perjantai 24. lokakuuta 2014

Ebola NYC 2014: Nothing Fazes New Yorkers, Not Even Doctor's Diagnosis

My doc has Ebola - NYC 2014

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An exterior view of Bellevue Hospital 
in New York City, Oct. 23, 2014.

A physician with Doctors without Borders (MSF) who returned from West Africa recently and developed potential symptoms is being tested for Ebola at the hospital, health officials said on Thursday, setting off fresh fears about the spread of the virus.
New York City residents are famously hard to faze. They endure terrorist attacks, hurricanes, bedbugs, overcrowded subways and tiny, overpriced apartments to live in one of the most famous cities in the world. Ebola, the deadly disease that has ravaged West Africa and just recently arrived in the U.S., is just one more thing not to worry about, New Yorkers said Friday.  
"I know I'll be fine and I'm not getting Ebola or anything, but it's still kind of scary that it's here," East Village college student Kristen Ayers said as she sat on a stoop on East 10th Street. "But I think people should realize that we're not all going to get Ebola now just because of this one guy."
Across New York City Friday, Ebola was the No. 1 topic of conversation after the diagnosis of the city's first Ebola patient. The details of Dr. Craig Spencer's personal life quickly became common knowledge, from the fact that he recently returned from treating Ebola patients in Guinea, to the symptoms he experienced and even the name of the Brooklyn bowling alley he visited Wednesday night.

"Craig A. Spencer, MD, MPH, is an assistant professor of medicine at Columbia University and fellow in international emergency medicine at New York-Presbyterian Hospital. Dr. Spencer recently returned to the U.S. after volunteering with MSF to care for Ebola-stricken patients in the West African country of Guinea. He has not worked at the hospital since returning on October 17."

 Many New Yorkers said that while they were somewhat concerned about Ebola spreading across the city, they generally knew there was no need to panic because contracting the deadly disease is difficult.
Harlem construction worker Manuel Soto said he worried about whether the American health system would be able to handle a potential outbreak, but that he wasn't letting it go to his head. "I hope they know what they're doing," he said as he stood with a co-worker, killing time before heading to a construction site on Manhattan's Lower East Side. "I just don't want it to get out of hand like it is in Africa, but the hospitals here are way better than they are there, so I think it will be OK."
Some New Yorkers expressed anger or disbelief that Spencer went bowling at the Gutter in Brooklyn Wednesday night, went to a coffee shop, hired Uber cars and more in the days prior to his Thursday diagnosis at Bellevue Hospital. Retiree Sylvia Seigal, a longtime resident of East Village, said one of the first things she did Friday morning was read the latest developments about Spencer on the Internet. Drinking a cup of coffee near Tompkins Square Park Friday morning, she said she had conflicted feelings about the situation.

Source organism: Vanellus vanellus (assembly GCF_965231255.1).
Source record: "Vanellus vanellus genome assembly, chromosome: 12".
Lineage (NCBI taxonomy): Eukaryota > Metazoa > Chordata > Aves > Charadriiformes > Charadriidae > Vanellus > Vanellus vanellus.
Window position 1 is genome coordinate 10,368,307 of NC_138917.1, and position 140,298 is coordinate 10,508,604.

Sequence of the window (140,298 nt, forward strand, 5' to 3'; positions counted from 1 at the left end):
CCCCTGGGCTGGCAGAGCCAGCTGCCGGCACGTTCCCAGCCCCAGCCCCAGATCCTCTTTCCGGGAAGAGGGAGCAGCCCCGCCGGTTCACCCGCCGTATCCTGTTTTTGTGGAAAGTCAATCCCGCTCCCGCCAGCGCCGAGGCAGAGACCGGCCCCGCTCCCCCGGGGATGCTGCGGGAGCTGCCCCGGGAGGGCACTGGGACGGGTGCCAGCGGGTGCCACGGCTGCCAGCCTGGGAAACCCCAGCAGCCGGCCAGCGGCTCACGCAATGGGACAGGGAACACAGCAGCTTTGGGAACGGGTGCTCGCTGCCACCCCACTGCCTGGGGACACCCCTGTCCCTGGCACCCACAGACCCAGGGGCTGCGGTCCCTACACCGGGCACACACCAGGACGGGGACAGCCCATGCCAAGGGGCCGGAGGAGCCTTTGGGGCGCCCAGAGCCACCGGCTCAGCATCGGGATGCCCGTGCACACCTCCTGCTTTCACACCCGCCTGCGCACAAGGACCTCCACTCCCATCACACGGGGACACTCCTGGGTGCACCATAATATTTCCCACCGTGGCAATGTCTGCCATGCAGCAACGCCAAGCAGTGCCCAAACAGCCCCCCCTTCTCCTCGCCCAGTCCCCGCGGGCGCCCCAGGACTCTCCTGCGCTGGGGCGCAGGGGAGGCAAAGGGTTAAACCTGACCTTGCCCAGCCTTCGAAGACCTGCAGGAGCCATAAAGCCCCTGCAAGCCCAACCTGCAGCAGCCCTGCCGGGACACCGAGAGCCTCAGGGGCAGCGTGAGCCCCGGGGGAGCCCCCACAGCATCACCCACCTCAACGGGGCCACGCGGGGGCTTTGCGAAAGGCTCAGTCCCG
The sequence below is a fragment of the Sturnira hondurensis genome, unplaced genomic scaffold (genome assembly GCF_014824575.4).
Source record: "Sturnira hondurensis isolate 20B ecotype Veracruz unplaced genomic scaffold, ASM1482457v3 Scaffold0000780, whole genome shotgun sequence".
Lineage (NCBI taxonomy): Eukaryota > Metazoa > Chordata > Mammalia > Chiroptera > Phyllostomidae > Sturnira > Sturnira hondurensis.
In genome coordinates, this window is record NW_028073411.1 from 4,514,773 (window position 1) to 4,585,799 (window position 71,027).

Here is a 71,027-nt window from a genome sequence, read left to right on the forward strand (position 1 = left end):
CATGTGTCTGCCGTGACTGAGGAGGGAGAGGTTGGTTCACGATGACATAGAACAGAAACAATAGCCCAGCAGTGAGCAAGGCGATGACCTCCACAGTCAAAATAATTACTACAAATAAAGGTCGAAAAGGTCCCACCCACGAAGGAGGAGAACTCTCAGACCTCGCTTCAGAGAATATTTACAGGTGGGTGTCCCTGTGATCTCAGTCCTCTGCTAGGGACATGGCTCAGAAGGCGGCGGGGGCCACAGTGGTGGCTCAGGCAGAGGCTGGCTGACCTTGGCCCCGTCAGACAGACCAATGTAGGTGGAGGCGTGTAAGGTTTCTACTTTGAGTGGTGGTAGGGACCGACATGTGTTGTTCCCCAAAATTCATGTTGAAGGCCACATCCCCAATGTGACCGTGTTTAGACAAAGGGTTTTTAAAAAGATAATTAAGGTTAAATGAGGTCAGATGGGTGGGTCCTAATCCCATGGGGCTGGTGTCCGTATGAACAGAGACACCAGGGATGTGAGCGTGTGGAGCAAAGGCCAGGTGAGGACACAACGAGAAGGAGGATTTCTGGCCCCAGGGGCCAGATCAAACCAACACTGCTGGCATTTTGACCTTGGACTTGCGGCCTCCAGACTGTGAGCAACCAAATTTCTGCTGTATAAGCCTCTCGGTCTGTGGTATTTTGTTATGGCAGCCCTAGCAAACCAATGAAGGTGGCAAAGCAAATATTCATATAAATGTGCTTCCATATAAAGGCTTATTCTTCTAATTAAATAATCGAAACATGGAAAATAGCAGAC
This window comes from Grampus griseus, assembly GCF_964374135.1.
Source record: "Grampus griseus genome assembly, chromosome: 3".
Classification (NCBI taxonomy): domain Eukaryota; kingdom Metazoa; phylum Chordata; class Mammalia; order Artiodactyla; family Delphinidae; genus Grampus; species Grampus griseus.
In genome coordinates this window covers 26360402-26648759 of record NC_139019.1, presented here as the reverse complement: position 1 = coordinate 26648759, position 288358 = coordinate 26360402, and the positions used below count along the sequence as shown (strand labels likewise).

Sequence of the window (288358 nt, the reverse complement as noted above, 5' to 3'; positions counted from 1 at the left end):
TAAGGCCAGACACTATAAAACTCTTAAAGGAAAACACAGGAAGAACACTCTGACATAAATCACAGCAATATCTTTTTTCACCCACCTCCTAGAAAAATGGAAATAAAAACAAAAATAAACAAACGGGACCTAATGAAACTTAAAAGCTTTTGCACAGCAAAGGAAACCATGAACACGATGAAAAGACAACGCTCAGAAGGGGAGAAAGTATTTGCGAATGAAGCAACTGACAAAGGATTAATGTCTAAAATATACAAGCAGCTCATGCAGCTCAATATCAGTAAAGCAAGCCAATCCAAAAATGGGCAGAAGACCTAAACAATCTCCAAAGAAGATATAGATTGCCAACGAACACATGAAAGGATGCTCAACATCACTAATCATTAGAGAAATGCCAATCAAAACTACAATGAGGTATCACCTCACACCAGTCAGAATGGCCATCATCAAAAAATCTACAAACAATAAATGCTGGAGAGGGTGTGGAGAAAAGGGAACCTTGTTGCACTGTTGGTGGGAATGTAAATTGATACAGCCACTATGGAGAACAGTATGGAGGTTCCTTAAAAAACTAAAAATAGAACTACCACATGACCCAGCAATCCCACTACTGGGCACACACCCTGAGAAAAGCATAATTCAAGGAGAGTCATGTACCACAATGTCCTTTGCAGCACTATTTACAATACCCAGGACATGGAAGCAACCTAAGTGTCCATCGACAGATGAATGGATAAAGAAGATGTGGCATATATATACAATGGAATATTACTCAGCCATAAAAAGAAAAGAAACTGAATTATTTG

"He seems like he was trying to do the right thing, but then he's going all over the place when he knows he's not feeling well," she said. "I know it's hard to spread Ebola, but he really should have just stayed home so we could avoid the whole issue about where he was or wasn't and who he might have come in contact with. ... I'm not too worried myself, but I really do hope it ends soon."

Diana Barbieri was watching dogs play at the Tompkins Square Park dog run Friday morning. "The problem is that he went bowling and out for coffee and everything, and everywhere he went he could have left fluids on a railing or a toilet and that's what's scary," she said.
 "I'm trying not to freak out about it, but it's kind of hard not be a little scared."

NYC Doctor Craig Spencer Followed Proper Protocols After Returning From Ebola-Stricken West Africa

Neither MSF or federal, state, or city public health officials require that medical professionals caring for Ebola-infected patients completely isolate themselves upon returning home. Instead, they require the following:

1.    Check temperature two times per day
2.    Finish regular course of malaria prophylaxis (malaria symptoms can mimic Ebola symptoms)
3.    Be aware of relevant symptoms, such as fever
4.    Stay within four hours of a hospital with isolation facilities
5.    Immediately contact the MSF-USA office if any relevant symptoms develop
These guidelines are the same as those used by the CDC for anyone returning from Ebola-affected countries in West Africa.

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